6. I have never been in the military and I have never been directly hurt by the military, but it doesn’t mean I can’t take a stand on foreign policy.  Therefore, even though these players are doing well financially (or should be), it doesn’t mean they can’t take a stand for those who aren’t doing well.
  7. On the other hand, it does dilute the message talking about black oppression when it is coming from people who have done very well for the most part.  I wonder if their ancestors from 200 years ago would take offense to this.  Are they really oppressed as compared to what took place 200 years ago, or even 80 years ago?  To me, it isn’t in the same ballpark.  I am saying this with the full acknowledgement that there will likely always be some injustices in this world.
  8. I like to watch football to escape politics.  I like the entertainment.  Is there anywhere I can turn for some entertainment for an escape now?
  9. It isn’t as if the NFL has now just become political.  It was already horrible.  Every time I go to a game, I am surrounded by flyover jets, a giant flag covering the field, military appreciation, and the continuous honoring of military veterans.  It is all war propaganda.  It was no surprise to learn that our tax money is used to pay NFL teams to promote the war propaganda.
  10. What is this ritual of putting our hands over our hearts during the national anthem?  Is there much difference between this and the Nazi salute?  It is a show of nationalism and obedience to the state.  That is just my opinion on the matter, and I know most will disagree.
  11. I also can’t stand the pledge of allegiance.  I pledge allegiance to my family and to not harming others who do no harm to me.  I don’t want to pledge allegiance to the state.
  12. How about we just stop playing the anthem before sporting events?
  13. I have defended Trump on some of his Tweets and other things in the past, or at least pointed out that his enemies are irrationally hysterical.  But his comments on this situation in the NFL are really stupid, for lack of a better word.  While it is better than making threats against North Korea, it is still terribly divisive for no reason.  He really needs to start minding his own business in many ways.
  14. If the fans really don’t like all of this, then they do have the choice to stop attending and watching NFL games.  This may have already started in significant numbers.  The marketplace will sort this whole thing out.  Player salaries may end up going down if ratings take a hit.  This will hurt all players, including those who are standing for the anthem.
  15. ESPN has already been hit with bad ratings as compared to previous times.  I think a large part of this is the network’s almost obsession with politics and culture.  I don’t want to tune into SportsCenter to hear about how heroic Caitlyn Jenner is for turning into a woman.  I want to watch sports highlights.  Again, I am trying to get away from politics and cultural debates.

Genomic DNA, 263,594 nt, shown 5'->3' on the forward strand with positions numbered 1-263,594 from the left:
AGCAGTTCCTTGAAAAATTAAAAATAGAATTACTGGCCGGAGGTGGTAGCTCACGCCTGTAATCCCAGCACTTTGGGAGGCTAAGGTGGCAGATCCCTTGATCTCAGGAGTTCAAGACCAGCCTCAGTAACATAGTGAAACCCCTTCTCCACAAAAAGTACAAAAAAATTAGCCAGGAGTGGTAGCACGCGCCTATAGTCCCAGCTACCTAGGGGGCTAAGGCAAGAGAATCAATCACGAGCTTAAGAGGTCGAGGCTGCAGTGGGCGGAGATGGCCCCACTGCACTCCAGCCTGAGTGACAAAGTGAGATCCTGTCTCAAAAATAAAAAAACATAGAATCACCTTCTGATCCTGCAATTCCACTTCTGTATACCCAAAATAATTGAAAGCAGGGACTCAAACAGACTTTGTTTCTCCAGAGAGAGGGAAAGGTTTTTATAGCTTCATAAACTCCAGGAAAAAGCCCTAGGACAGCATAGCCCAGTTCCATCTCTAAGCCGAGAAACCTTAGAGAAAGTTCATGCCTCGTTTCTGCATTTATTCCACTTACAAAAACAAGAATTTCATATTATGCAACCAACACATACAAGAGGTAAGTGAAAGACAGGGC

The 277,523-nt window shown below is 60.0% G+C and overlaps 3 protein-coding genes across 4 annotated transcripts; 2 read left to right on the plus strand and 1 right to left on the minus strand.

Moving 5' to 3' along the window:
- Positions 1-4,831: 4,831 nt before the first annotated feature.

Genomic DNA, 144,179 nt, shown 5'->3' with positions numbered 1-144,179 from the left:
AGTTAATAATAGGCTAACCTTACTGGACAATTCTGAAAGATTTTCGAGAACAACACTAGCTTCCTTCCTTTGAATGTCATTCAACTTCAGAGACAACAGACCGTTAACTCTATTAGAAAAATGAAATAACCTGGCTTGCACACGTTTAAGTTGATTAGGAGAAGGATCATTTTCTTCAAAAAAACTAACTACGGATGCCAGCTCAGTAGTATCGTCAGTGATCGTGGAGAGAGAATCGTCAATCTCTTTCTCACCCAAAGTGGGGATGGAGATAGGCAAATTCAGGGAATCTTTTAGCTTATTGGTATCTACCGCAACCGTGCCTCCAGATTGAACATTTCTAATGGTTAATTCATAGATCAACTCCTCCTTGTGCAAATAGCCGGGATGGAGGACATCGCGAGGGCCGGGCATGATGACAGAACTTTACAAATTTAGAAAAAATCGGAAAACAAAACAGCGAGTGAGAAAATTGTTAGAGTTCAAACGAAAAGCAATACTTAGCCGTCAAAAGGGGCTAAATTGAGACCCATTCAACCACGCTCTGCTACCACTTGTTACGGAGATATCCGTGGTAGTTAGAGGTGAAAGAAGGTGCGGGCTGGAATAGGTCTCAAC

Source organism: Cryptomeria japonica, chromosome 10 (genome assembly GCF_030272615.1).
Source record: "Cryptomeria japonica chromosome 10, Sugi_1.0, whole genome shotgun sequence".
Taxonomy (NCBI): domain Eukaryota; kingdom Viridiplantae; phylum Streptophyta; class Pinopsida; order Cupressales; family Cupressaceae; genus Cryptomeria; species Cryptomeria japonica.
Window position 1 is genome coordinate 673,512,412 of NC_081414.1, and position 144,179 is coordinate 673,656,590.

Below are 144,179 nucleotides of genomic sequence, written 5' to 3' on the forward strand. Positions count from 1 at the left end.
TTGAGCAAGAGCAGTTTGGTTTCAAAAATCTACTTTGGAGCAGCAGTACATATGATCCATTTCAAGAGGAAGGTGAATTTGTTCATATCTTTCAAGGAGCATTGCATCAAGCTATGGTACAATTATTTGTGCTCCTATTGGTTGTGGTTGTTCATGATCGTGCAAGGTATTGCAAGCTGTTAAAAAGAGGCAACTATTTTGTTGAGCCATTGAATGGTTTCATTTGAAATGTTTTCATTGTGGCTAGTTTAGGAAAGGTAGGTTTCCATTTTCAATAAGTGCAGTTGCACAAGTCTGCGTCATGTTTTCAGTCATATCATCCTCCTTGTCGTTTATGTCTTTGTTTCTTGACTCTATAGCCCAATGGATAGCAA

16. It is really funny and sad to actually hear people think that the government should get involved in such matters.  It is the same when I hear people saying that flag burning should be illegal.  They want to cheer on the flag and sing about the land of the free, yet they don’t see the contradiction.
  17. I am so tired of people talking about “1st Amendment rights”.  I mean, has anyone saying this actually read the 1st Amendment?  It says that Congress shall make no law.  As long as Congress is not passing a law (or threatening to do so) preventing players from speaking out or taking a knee, then it has nothing to do with the 1st Amendment.
  18. Just because players have a right to take a knee (because it probably wasn’t spelled out in their contract), it doesn’t mean they are protected from all consequences.  If you work in an office, what would happen if you walk up to your boss and call him a jerk?  Can you just claim your right to free speech and expect no consequences?
  19. You should have the right to speak freely, but this does not trump property rights or freedom of association, or at least it shouldn’t.
  20. If only we could get some Americans to stand up as passionately for the millions of victims of U.S. foreign policy.

These are my own libertarian thoughts and do not necessarily represent the thoughts of other libertarians.

Monetary Deflation, Here We Come

The Federal Open Market Committee (FOMC) released its latest statement on monetary policy on September 20, 2017. Whereas everyone was talking about interest rates before, now we have a second issue.

For interest rates, which is the target federal funds rate, the target will remain the same for now, which is between 1% and 1.25%. The Fed has been controlling this rate by paying interest to banks on required and excess reserves. Even though the target rate will remain the same for now, there is an expectation that this rate will go up another one-quarter percent in December.

The bigger news is the Fed’s balance sheet. Starting in October, the Fed will begin what is referred to as a “balance sheet normalization program”.

In the FOMC’s implementation notes, the details are spelled out. The Fed will only roll over maturing debt after it exceeds a certain amount. Starting in October, it will be $6 billion for Treasury debt and $4 billion for mortgage-backed securities. In total, the Fed will stop rolling over $10 billion in debt each month. In other words, the Fed’s balance sheet will be reduced by approximately $10 billion each month.